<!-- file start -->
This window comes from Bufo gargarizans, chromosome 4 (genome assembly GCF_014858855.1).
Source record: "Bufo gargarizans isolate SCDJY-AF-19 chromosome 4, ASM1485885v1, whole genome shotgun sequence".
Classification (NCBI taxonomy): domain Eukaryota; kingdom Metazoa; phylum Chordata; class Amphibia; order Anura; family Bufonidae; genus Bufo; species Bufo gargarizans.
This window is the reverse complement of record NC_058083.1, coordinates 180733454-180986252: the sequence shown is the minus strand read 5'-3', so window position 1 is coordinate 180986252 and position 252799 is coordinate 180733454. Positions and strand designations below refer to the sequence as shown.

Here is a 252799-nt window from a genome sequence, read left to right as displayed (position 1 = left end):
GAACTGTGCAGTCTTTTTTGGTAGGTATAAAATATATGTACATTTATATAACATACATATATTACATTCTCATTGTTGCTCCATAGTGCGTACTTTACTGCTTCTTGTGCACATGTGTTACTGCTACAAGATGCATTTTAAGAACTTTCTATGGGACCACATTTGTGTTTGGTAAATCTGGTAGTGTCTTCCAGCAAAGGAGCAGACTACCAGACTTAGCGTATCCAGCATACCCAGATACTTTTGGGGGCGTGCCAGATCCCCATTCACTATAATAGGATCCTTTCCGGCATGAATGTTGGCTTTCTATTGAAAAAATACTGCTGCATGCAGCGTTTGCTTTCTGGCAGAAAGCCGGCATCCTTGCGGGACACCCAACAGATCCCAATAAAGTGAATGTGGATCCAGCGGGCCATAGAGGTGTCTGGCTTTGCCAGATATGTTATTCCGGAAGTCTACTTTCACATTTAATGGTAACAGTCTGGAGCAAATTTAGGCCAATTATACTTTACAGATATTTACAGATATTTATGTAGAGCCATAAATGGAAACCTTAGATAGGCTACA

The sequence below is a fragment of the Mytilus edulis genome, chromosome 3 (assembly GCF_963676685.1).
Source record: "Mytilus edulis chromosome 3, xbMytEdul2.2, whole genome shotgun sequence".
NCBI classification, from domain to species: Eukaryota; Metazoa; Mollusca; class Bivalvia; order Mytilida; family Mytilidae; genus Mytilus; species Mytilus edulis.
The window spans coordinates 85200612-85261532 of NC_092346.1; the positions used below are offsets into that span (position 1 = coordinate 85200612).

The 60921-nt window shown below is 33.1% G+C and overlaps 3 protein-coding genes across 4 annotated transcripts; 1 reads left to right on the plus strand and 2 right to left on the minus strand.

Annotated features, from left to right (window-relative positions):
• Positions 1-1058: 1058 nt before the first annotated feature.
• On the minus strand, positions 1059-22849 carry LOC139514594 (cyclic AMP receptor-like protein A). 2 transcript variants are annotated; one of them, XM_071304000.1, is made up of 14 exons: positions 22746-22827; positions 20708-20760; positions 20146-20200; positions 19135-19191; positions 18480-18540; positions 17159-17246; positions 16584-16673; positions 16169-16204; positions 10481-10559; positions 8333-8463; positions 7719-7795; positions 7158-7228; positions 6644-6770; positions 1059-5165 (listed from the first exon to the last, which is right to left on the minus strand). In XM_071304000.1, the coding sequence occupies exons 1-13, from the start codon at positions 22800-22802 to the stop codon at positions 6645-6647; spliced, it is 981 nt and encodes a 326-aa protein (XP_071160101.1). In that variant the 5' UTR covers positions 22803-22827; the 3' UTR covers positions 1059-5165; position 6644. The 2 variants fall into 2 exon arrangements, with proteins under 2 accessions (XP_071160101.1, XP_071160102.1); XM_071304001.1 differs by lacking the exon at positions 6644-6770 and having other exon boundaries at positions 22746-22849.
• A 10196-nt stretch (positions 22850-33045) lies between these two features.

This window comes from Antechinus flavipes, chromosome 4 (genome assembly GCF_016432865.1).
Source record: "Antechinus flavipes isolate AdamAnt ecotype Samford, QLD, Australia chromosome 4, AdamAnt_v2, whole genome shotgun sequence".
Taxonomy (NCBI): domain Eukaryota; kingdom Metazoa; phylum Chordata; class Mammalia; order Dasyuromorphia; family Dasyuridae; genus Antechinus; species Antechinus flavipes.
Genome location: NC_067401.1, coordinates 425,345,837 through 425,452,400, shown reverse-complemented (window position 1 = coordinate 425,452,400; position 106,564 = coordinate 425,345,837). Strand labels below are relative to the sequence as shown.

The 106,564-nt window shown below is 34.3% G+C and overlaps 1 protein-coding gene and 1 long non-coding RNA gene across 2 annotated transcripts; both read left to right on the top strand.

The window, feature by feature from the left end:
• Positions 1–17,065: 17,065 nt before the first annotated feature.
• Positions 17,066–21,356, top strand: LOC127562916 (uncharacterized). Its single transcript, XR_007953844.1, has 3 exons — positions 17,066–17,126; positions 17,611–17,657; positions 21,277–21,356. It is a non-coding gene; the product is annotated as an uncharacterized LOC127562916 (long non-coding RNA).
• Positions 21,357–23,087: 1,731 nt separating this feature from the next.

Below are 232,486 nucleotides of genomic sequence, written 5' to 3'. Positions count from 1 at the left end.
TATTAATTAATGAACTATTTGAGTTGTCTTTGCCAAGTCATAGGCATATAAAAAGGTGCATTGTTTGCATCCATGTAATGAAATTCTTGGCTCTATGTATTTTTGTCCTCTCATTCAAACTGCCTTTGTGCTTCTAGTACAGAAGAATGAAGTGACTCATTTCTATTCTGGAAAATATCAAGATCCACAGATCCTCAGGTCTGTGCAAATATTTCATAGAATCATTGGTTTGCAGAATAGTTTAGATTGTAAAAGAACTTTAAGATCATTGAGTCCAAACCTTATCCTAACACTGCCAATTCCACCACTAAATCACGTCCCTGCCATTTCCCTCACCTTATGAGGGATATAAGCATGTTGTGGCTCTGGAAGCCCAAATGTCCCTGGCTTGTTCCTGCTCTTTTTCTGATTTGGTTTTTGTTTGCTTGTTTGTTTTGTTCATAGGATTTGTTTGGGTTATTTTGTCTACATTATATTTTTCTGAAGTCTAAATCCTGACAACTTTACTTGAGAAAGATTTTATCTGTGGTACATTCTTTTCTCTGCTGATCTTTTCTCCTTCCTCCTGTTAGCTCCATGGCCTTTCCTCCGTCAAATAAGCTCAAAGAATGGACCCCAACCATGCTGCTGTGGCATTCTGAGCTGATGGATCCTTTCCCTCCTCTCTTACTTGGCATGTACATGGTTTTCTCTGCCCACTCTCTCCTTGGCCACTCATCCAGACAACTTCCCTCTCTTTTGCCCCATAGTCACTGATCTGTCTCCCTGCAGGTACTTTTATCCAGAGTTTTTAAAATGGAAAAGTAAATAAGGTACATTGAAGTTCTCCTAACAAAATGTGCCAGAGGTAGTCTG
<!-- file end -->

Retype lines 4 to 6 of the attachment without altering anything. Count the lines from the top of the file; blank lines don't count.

This window is the reverse complement of record NC_058083.1, coordinates 180733454-180986252: the sequence shown is the minus strand read 5'-3', so window position 1 is coordinate 180986252 and position 252799 is coordinate 180733454. Positions and strand designations below refer to the sequence as shown.

Here is a 252799-nt window from a genome sequence, read left to right as displayed (position 1 = left end):
GAACTGTGCAGTCTTTTTTGGTAGGTATAAAATATATGTACATTTATATAACATACATATATTACATTCTCATTGTTGCTCCATAGTGCGTACTTTACTGCTTCTTGTGCACATGTGTTACTGCTACAAGATGCATTTTAAGAACTTTCTATGGGACCACATTTGTGTTTGGTAAATCTGGTAGTGTCTTCCAGCAAAGGAGCAGACTACCAGACTTAGCGTATCCAGCATACCCAGATACTTTTGGGGGCGTGCCAGATCCCCATTCACTATAATAGGATCCTTTCCGGCATGAATGTTGGCTTTCTATTGAAAAAATACTGCTGCATGCAGCGTTTGCTTTCTGGCAGAAAGCCGGCATCCTTGCGGGACACCCAACAGATCCCAATAAAGTGAATGTGGATCCAGCGGGCCATAGAGGTGTCTGGCTTTGCCAGATATGTTATTCCGGAAGTCTACTTTCACATTTAATGGTAACAGTCTGGAGCAAATTTAGGCCAATTATACTTTACAGATATTTACAGATATTTATGTAGAGCCATAAATGGAAACCTTAGATAGGCTACA